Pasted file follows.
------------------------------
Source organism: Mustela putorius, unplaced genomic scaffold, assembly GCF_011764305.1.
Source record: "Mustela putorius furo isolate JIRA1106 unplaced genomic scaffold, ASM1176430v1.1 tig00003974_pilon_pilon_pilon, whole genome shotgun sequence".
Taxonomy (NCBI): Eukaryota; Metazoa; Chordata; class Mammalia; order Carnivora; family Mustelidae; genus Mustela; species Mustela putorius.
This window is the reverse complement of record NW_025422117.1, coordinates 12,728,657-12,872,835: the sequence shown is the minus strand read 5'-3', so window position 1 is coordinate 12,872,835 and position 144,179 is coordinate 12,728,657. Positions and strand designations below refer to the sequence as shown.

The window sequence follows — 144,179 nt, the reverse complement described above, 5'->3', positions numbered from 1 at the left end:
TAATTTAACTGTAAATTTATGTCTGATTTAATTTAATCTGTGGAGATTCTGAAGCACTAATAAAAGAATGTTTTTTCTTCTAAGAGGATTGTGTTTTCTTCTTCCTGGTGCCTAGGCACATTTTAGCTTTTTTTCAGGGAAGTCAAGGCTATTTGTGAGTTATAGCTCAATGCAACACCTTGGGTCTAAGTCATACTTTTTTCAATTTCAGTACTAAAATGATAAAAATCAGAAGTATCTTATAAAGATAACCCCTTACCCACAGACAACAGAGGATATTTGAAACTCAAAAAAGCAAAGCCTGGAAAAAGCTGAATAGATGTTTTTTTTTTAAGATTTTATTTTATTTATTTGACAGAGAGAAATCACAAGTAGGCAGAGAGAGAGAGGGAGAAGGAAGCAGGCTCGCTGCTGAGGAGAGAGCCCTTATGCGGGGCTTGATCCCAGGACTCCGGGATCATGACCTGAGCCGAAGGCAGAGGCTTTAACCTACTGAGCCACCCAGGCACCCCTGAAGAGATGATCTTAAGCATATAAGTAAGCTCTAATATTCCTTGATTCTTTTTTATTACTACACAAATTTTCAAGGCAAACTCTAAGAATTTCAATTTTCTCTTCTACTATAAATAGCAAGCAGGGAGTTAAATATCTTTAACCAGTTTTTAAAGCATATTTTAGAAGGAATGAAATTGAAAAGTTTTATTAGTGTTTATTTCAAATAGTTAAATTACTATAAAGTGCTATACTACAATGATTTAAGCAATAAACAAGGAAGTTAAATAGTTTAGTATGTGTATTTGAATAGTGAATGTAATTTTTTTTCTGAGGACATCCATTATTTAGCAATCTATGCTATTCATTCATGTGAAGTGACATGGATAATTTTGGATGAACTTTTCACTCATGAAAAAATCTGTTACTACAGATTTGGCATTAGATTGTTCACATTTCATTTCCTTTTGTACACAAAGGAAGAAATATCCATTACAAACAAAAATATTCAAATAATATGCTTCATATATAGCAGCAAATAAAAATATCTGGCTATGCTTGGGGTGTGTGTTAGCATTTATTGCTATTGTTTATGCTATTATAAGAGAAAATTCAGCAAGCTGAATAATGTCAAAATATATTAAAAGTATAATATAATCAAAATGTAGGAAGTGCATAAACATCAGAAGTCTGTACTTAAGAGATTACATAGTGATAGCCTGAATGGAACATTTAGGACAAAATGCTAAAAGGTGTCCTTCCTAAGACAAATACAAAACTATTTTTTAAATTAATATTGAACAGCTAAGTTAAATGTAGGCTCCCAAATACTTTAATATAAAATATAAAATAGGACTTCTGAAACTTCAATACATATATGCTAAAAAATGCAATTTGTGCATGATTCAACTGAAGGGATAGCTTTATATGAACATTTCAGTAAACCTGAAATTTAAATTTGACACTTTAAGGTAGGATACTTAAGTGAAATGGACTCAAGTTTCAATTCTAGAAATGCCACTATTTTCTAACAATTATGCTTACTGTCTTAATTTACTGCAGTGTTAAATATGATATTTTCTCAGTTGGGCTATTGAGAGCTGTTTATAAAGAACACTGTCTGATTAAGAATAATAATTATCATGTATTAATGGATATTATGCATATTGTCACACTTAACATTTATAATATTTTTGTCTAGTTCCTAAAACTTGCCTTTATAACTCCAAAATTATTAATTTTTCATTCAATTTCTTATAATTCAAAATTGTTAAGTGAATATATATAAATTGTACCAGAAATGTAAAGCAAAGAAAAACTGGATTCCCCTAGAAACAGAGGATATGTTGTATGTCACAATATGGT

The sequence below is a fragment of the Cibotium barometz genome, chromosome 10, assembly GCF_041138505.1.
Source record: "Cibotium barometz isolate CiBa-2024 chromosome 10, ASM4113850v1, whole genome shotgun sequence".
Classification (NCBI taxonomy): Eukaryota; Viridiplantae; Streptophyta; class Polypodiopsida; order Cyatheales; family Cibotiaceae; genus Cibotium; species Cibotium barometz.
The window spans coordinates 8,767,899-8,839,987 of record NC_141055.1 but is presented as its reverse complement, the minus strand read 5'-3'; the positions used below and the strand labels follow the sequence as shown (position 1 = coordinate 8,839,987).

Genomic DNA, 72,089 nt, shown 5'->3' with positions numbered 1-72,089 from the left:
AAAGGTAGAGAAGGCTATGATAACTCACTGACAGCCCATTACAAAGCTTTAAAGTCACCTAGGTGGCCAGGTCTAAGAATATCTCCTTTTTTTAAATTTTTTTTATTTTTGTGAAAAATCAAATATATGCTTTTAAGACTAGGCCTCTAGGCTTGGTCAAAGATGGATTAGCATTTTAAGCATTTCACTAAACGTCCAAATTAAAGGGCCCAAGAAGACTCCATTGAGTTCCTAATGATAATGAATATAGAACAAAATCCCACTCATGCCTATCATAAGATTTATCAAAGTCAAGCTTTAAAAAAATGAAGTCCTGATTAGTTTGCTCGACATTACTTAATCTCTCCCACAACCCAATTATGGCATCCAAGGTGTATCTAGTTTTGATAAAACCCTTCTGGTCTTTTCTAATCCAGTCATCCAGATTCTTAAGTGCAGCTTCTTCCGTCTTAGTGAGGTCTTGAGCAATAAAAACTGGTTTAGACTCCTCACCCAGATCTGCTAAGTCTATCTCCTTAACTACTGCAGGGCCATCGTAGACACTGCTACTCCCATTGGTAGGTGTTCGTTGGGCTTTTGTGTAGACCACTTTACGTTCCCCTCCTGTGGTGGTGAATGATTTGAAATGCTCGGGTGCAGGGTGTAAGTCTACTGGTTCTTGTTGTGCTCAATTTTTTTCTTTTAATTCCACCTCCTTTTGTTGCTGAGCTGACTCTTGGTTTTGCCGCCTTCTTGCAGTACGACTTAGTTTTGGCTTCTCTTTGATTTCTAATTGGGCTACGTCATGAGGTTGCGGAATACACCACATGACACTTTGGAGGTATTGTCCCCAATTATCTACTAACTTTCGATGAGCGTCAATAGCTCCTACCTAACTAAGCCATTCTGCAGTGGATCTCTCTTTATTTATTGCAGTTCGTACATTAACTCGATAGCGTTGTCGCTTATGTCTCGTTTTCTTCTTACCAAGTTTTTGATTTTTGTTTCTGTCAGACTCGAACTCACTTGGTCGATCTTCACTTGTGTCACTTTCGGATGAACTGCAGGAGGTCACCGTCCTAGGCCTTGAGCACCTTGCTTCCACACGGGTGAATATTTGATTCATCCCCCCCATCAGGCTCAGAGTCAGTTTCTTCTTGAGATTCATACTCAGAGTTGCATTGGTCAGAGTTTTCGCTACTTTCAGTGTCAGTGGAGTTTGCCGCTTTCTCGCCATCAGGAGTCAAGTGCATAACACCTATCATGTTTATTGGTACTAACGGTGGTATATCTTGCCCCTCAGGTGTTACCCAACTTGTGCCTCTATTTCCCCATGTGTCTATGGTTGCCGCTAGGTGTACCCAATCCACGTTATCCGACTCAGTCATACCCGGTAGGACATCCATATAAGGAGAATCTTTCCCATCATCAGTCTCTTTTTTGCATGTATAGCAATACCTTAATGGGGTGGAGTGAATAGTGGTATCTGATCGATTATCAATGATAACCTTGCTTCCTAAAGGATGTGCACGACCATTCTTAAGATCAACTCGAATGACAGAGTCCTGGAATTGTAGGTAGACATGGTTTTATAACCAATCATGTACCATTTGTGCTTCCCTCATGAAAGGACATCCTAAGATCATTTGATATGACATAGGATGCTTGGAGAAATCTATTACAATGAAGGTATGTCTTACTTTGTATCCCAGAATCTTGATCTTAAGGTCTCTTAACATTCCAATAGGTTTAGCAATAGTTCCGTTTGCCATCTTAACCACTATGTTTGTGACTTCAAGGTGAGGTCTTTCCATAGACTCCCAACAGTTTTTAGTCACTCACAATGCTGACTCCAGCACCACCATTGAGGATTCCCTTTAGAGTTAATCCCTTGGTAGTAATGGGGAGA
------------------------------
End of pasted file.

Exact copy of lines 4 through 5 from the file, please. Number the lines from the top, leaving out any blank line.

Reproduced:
This window is the reverse complement of record NW_025422117.1, coordinates 12,728,657-12,872,835: the sequence shown is the minus strand read 5'-3', so window position 1 is coordinate 12,872,835 and position 144,179 is coordinate 12,728,657. Positions and strand designations below refer to the sequence as shown.

The window sequence follows — 144,179 nt, the reverse complement described above, 5'->3', positions numbered from 1 at the left end: